Sign in | Register now Like us on FacebookLike Us | Follow us on TwitterFollow Us

Milwaukee's Daily Magazine for Thursday, Dec. 18, 2014

Thu
Hi: 29
Lo: 23
Fri
Hi: 32
Lo: 25
Sat
Hi: 35
Lo: 27
Advertise on OnMilwaukee.com

In Arts & Entertainment Reviews

Beth Mulkerron, Mark Corkins and Tom Reed in Shakespeare's "The Winter's Tale." (PHOTO: Michelle Owczarski)

Optimist stages high-level production of Shakespeare's "The Winter's Tale"


We all know about those Shakespeare plays -- like "Hamlet" and "Macbeth" and "King Lear" and "Romeo and Juliet" -- in which there are problems, big problems, dastardly deeds and an ending that is bitter and sad.

Maybe that's why "The Winter's Tale" is one of the Bard's lesser-known works. It just doesn't fit our perception of one of his plays.

Thanks to Optimist Theatre and its free Shakespeare in the Park, Milwaukee audiences will get a healthy dose of "The Winter's Tale" for the next three weekends at the stunning Kadish Park theater in Riverwest.

This production is a good example of how it is often possible to overthink a Shakespearean play. Debates have raged for decades about just what this play is – a tragedy, a comedy, something else?

Trying to outthink Shakespeare is a futile and frivolous task. Better to just watch the story and go along with where he takes you.

The story is of two kings, Leontes of Sicily (Tom Reed) and Polixenes of Bohemia (Mark Corkins).

Leontes is married to the very pregnant Hermione (Beth Mulkerron) but gets jealous when he thinks she is getting it on with Polixenes, even though she isn't. First he banishes her (and she gives birth to a girl while banished) and then she dies.

Polixenes goes home with Camillo, who used to be a servant to Leontes and now serves Polixenes.

Confused yet? Of course you are. It's Shakespeare at his most complex. Lots of characters. Lots of relationships. Lots of madness and betrayal mistaken identities and birthing and banishing.

Then comes the second act. Sixteen years have passed instead of the terror and suspense of the first act, we have a steady and funny march toward a happy ending.

At the end Leontes and Polixenes are friends again, their children are getting married and Hermione magically comes back to life. All is well is both Sicily and Bohemia.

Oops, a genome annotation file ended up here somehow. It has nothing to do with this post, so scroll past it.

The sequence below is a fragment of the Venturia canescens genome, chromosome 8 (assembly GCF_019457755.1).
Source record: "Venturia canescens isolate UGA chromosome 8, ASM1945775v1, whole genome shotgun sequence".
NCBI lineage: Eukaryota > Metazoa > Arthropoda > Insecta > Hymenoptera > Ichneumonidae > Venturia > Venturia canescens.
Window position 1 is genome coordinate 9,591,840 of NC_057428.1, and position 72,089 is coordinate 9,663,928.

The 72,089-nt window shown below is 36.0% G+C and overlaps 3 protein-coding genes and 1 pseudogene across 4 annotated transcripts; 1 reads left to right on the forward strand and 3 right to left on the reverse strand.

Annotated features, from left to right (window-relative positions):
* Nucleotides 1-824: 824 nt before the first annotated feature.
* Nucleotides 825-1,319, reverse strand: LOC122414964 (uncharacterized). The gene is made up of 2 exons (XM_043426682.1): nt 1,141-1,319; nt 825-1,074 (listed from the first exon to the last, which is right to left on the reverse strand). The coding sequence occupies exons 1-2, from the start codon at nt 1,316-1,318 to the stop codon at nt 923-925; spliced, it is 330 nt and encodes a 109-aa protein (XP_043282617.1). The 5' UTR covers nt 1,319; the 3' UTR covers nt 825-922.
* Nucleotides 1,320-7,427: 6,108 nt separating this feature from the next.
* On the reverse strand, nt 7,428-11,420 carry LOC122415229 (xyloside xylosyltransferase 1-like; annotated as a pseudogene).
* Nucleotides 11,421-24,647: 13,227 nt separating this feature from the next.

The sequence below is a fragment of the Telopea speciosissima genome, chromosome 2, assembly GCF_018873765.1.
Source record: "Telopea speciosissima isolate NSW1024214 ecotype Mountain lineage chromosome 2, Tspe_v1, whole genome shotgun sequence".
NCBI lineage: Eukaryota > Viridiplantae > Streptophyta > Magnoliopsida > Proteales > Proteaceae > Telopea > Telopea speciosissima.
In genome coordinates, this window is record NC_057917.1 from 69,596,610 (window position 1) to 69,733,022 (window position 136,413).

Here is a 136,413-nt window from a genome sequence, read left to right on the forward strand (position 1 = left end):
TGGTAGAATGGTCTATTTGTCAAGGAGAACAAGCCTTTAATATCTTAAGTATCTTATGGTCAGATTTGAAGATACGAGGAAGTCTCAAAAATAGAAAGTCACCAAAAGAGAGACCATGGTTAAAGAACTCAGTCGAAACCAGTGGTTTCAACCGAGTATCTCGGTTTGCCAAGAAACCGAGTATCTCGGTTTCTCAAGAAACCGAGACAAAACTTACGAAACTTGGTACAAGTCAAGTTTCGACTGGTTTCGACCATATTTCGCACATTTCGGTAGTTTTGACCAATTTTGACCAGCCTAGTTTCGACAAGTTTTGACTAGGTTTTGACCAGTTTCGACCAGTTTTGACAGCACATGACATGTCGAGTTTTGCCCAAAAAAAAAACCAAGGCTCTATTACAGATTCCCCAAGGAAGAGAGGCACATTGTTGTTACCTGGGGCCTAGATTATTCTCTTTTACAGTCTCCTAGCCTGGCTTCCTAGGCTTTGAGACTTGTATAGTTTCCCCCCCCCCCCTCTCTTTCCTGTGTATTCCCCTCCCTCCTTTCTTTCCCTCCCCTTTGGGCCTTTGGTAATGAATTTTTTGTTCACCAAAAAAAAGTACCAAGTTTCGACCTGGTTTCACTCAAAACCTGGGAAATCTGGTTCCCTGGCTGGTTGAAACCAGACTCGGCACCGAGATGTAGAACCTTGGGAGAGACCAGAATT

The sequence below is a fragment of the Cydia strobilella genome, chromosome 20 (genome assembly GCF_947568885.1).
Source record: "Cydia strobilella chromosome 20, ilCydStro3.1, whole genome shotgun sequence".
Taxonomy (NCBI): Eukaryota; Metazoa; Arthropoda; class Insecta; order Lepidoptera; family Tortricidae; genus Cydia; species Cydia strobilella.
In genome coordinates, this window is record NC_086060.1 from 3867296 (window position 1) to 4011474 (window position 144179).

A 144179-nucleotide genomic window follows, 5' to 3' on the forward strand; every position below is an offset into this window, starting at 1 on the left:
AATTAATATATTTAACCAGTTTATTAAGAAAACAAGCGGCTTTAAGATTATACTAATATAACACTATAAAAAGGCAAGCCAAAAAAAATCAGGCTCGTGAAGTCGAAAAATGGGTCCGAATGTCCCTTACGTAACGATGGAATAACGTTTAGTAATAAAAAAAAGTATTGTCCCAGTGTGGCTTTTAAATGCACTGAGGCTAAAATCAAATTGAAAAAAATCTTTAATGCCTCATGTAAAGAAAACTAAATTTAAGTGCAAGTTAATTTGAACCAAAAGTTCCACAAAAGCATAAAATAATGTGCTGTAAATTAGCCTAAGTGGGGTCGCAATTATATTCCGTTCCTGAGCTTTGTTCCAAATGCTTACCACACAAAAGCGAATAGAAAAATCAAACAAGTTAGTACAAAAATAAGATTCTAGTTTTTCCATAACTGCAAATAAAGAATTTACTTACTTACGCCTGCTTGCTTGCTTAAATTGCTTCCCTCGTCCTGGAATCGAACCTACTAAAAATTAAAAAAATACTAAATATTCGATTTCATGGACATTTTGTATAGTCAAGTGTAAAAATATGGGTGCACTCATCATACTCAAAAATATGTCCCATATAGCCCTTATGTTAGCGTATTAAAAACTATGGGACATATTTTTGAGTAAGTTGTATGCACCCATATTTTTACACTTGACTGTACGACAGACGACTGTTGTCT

Here's the thing about this production. If you try real hard to understand every sentence, every nuance and every relationship, it can make you feel stupid. And nobody likes that.

So the best thing to do is sit back and let the chips fall where they may.

There are many outstanding performances in this play, led by Mulkerron, who has long been one of my favorite Milwaukee actors.

In the first act, as Hermione, she does the impossible, making an eight-months pregnant woman seem sultry and oh, so desirable as she cajoles Polixenes to stay. Her voice and her eyes cast a spell that stretches to the far reaches of the audience.

In the second act (after Hermione has died) Mulkerron comes back as Autolycus, a peddler, minor thief and a rogue of the highest order.

Her performance, which calls for her to sing in her special voice, is gigantic. She has pitch perfect comedic timing coupled with a body and face that weave magic that bring the first genuine roars of laughter are heard.

As he continues to grow as an actor she has truly become a force to be reckoned with in Milwaukee theater.

Corkins and Reed are two experienced and savvy actors for whom the text of Shakespeare is not a problem. Just listening to them helps you appreciate the rhythm and beauty of the language. Corkins has a versatility about him that is almost overwhelming. Just in the last year I've seen him play a savage murderous South African jailer and now a king who gets a bad rap and he's been a study in magnificence as both.

Mention has to be made of the funniest parts of the second act, when Mulkerron teams with Brian Miracle, who plays a clown, to do a verbal, physical and metaphysical dance that is sheer delight. Miracle is a wonderful comedian and has the mugging skills perfect for the part.

ML Cogar, who is Reed's wife, directed this production. She has extensive experience as a dramaturg and her love and respect for the language shows clearly. The best thing about her work on this show is that she let the play be a play. She didn't force anything in order to help the play have a through line. She just let it all happen.

This is season No. 5 for Optimist, where the commitment to free performances of Shakespeare has taken root. With help from sponsors, especially the BMO Harris Bank, this little company has found its place in Milwaukee.

The only hope is that it continues to grow, continues to have high standards and find more and more support for longer runs and maybe even two productions a summer.

"The Winter's Tale" runs through June 29. Information is available here.

Talkbacks


Post a comment / write a review.

Facebook Comments

Disclaimer: Please note that Facebook comments are posted through Facebook and cannot be approved, edited or declined by OnMilwaukee.com. The opinions expressed in Facebook comments do not necessarily reflect those of OnMilwaukee.com or its staff.